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Support Groups Help New Moms Experiencing Postpartum Depression

Support Groups Help New Moms Experiencing Postpartum Depression
Support Groups Help New Moms Experiencing Postpartum Depression


Duke Health News Duke Health News

One in 10 new mothers experiences symptoms of postpartum depression in the weeks after delivery. These symptoms can include crying for no apparent reason, anxiety, exaggerated highs and lows and difficulties in bonding with her baby.

William Meyer, a clinical social worker and associate clinical professor in the department of psychiatry at Duke University Medical Center, says counseling, medication if needed and postpartum support groups can be helpful for many women dealing with these symptoms.

"One of the hardest things for new mothers is the feeling of isolation," says Meyer, who has co-led a postpartum depression support group at Duke for the past decade. "Many women feel like they're alone in dealing with the stresses of being a new mother. What support groups provide more than anything else is the opportunity to link up and feel a connection with other mothers.

"We've had hundreds of mothers who have come through our group," says Meyer. "They've been young and they've been older. It's been their first baby or their sixth. They've been employed, and they've been stay-at-home moms. Everyone has her own unique story, but everyone shares common experiences."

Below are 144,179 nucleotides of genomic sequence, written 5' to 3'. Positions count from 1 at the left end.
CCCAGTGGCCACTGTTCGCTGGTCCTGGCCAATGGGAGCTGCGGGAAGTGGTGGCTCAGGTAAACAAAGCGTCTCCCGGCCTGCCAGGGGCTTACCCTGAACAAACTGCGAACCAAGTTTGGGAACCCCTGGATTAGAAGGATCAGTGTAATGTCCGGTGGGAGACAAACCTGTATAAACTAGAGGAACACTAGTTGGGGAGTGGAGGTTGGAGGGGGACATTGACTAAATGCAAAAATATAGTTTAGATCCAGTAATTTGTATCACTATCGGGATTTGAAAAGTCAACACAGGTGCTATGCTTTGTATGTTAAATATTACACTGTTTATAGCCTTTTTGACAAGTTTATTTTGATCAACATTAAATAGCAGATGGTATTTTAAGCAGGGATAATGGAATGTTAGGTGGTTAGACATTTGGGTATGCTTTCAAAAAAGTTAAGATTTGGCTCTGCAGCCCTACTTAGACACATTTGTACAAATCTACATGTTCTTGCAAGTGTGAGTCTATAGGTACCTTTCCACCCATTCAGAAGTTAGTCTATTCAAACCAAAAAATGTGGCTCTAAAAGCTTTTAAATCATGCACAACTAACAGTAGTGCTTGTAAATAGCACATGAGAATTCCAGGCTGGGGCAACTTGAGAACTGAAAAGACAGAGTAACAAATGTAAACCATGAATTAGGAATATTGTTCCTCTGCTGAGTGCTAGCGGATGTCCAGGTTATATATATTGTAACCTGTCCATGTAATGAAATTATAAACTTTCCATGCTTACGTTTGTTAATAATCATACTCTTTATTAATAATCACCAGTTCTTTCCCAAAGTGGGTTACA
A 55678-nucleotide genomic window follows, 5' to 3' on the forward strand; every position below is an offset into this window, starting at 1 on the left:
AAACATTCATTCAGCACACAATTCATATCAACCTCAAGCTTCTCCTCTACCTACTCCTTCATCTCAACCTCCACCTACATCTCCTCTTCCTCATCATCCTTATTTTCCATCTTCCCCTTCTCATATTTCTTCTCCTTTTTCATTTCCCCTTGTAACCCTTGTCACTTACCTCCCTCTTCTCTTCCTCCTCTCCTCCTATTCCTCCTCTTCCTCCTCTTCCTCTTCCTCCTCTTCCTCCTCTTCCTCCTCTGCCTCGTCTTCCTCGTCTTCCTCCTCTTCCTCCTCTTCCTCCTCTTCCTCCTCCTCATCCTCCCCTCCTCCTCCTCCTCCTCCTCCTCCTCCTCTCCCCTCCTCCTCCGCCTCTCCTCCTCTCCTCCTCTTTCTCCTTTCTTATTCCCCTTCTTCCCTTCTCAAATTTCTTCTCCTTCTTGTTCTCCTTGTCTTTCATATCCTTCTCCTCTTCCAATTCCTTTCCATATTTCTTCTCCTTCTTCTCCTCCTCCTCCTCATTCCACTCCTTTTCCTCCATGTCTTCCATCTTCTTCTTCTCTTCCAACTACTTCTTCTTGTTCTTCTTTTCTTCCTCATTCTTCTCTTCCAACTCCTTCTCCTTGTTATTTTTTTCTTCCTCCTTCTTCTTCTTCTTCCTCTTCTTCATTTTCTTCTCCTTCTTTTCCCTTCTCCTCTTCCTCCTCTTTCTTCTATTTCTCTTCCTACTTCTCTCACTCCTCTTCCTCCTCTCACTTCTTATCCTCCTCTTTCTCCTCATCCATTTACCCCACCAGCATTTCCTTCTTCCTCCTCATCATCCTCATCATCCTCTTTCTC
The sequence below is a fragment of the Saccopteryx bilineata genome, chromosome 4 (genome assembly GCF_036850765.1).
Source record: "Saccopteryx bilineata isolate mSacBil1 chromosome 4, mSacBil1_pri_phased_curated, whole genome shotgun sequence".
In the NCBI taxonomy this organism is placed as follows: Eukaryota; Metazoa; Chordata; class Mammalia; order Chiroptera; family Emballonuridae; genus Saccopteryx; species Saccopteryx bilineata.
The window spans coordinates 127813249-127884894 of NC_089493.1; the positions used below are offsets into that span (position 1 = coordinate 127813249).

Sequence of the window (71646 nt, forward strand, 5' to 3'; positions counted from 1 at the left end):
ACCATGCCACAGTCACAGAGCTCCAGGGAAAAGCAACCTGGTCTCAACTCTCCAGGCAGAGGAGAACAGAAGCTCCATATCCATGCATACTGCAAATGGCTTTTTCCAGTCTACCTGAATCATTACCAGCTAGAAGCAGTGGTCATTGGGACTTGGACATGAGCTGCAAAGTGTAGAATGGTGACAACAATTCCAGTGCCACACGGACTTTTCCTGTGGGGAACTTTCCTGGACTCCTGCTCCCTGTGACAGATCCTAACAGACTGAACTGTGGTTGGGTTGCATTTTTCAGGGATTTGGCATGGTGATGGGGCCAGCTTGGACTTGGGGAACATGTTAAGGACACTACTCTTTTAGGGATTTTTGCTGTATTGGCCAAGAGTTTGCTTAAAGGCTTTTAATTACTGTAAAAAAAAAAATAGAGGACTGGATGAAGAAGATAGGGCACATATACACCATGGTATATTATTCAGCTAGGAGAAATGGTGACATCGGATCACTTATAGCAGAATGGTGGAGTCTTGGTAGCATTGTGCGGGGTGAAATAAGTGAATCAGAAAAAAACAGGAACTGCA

Because we are a mobile society with far-flung families and friends, Meyer says new mothers often lack the traditional support networks that exist in many cultures. But he urges any woman experiencing postpartum reactions to seek out support resources.

"She can ask her OB-GYN. There is also a self-help organization, Depression after Delivery," Meyer says. "For anyone with access to computers and the Internet, there are many groups around. If a new mom is emotionally distressed and having difficulty bonding with her baby after the first three or four weeks, Meyer recommends seeking assistance.

"Too often mothers have the idea that they should have only loving feelings toward their babies," he continued. "When they feel that they're not bonding with their baby, or they're having emotional troubles, they think there must be something wrong with them. They don't realize that every new mother has ambivalent feelings about her baby at times. Often, mothers feel extremely guilty about this. It helps if they can have someone to talk to who could let them know how normal these feelings are."

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